The research in quantum impurity problems has gained momentum when the Kondo
effect has been observed in **nanostructures**, such as **quantum
dots**, **carbon
nanotubes**, and **metal-organic complexes**. In addition, the advances in the
low-temperature scanning tunneling microscopy (STM) and spectroscopy have
enabled direct observation of the signatures of the Kondo effect in
**individual magnetic atoms** adsorbed on surfaces of metals. Using
the STM, atoms can be controllably moved around on surfaces and integrated
in atomic-scale nanostructures. It is, for example, possible to build
**magnetic clusters** made out of few atoms, make equally spaced (Kondo)
**chains**
or two-dimensional **lattices**, etc. A considerable amount of effort
is invested in building and studying such structures, and improving
the theoretical understanding of this class of systems.

It is important to note that the Kondo effect is a very general
phenomenon. By no means is it limited to magnetic problems. The impurity
degree of freedom can be position (as occurs in **two-level systems** and
for ions which have several degenerate equilibrium positions), orbital
quantum number (in the **orbital Kondo effect**), charge (**charge-Kondo
effect** in
quantum dots), etc. Related problems are also the X-ray absorption edge
problem and the diffusion of heavy particles (hydrogen, muons) in metals.

Kondo physics is strongly related to the **orthogonality catastrophe**:
as the spin flips, the new ground state of the continuum is orthogonal to
the previous one (in the continuum limit).

DMFT is an **iterative method**. The spectral function of the quantum
impurity model needs to be obtained, for example using quantum Monte Carlo
or numerical renormalization group. It is then used as an input in a
**self-consistency equation** that yields as output the effective density of
states, which represents the **combined effect of all other lattice sites** on a
given site. This density of states is then used in the new iteration to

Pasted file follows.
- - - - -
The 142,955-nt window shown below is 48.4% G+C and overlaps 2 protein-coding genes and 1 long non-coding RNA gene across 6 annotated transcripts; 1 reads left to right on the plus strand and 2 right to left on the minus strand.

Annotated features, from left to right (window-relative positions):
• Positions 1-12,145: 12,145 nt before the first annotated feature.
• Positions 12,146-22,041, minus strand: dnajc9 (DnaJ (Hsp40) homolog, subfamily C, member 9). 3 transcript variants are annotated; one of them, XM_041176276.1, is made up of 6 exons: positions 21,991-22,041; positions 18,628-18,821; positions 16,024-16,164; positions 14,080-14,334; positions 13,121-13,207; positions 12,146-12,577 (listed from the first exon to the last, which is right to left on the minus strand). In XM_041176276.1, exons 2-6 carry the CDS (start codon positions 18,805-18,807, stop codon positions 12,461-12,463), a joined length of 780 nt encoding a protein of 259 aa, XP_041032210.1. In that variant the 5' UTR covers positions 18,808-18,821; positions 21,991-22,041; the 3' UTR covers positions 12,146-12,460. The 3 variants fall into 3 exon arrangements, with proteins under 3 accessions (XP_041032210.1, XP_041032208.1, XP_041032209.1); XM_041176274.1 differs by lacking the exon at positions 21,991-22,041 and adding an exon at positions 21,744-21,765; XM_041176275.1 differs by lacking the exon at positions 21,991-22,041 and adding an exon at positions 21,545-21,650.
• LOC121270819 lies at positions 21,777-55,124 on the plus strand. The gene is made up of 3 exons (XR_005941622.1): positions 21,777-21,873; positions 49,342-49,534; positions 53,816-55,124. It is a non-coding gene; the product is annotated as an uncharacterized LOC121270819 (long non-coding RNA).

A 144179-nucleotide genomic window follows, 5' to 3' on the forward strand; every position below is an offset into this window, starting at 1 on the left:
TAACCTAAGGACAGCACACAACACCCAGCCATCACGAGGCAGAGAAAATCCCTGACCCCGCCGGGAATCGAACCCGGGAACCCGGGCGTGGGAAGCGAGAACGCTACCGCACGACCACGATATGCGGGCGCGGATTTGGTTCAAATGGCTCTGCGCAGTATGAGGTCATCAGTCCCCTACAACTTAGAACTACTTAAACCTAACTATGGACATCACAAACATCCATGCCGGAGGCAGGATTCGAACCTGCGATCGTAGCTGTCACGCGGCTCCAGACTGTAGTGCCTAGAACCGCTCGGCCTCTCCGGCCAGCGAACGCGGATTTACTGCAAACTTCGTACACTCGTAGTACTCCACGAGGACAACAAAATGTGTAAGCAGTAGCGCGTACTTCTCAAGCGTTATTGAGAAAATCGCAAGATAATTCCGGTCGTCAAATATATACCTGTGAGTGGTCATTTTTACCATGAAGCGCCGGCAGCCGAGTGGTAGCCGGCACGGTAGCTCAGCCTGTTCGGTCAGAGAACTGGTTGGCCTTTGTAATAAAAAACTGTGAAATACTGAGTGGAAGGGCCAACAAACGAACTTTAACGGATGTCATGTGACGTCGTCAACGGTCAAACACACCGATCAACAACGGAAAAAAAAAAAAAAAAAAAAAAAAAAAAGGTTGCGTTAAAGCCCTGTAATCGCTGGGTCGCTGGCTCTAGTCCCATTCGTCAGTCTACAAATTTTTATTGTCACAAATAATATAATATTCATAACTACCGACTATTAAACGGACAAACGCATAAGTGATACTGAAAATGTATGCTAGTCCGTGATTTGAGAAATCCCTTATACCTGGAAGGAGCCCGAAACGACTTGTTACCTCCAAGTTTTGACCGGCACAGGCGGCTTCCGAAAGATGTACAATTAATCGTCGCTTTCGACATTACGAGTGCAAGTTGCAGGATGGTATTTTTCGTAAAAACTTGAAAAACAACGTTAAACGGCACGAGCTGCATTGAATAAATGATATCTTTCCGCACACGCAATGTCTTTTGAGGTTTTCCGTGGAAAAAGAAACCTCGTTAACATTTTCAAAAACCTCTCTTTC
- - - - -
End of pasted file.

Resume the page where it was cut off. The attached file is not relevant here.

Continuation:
obtain the corresponding spectral functions. This is repeated until
convergence.

The NRG method has since been generalized to study **two-channel
Kondo problem** (with its non-trivial **non-Fermi liquid ground state**),
**two-impurity Kondo problem** (which features a **quantum phase
transition**
of second order between an inter-impurity singlet phase and a Kondo phase,
separated by a critical point with non-Fermi liquid properties),
**multiple-orbital Anderson problem**, **Anderson-Holstein problem** (impurity interacting with localized
**phonon** modes) and other more complex systems.

Another important aspect of the NRG is that the continuum is put on the
front stage, not the impurity. The Kondo effect is something that occurs *in
the continuum* due to the presence of impurity.

The Kondo problem is a conformal field theory with a **boundary** (the
boundary corresponding to the impurity). Building on John Cardy's work, Ian
Affleck and Andreas Ludwig have applied the CFT techniques of to the
standard Kondo problem, two-channel Kondo problem and two-impurity Kondo
problem to study their ground states. The technique allows to determine the
**fixed point spectra**, as well as the low-temperature thermodynamic and
dynamic properties (**Green's functions**). The CFT predictions are in full
agreement with NRG calculations.

An important result of the CFT work is that all quantum impurity problems
appear to behave in a similar way. As the internal degrees of freedom at the
impurity site are screened, the boundary condition changes. This modifies
the properties of the field: in the simple Kondo case, the periodic boundary
condition in spatial direction is replaced by an anti-periodic boundary
condition, which corresponds to a change of scattering phase shift from 0 to
π/2. For generalized Kondo problems the boundary condition can, however,
become highly nontrivial. Apart from modifying the boundary condition, the
impurity degrees of freedom drop out of the problem at low temperatures. In
a matter of speaking, the **impurity is dissolved in the conduction band**.

P. W. Anderson, A poor man's derivation of scaling laws for the Kondo problem , J. Phys. C: Solid St. Phys., 3 2436 (1970).

I. Affleck, A current algebra approach to the Kondo effect , Nucl. Phys. B, 336 517 (1990).

I. Affleck and A. W. W. Ludwig, Exact critical theory of the two-impurity Kondo model , Phys. Rev. Lett. 68 1046 (1992).

J. von Delft, G. Zarand and M. Fabrizio, Finite-size bosonization of 2-channel Kondo model: A bridge between numerical renormalization group and conformal field theory , Phys. Rev. Lett. 81 196 (1998).

A. Georges, G. Kotliar, W. Krauth and M. Rozenberg, Dynamical mean-field theory of strongly correlated fermion systems and the limit of infinite dimensions , Rev. Mod. Phys., 68 13 (1996).

Last modified: 22.1.2007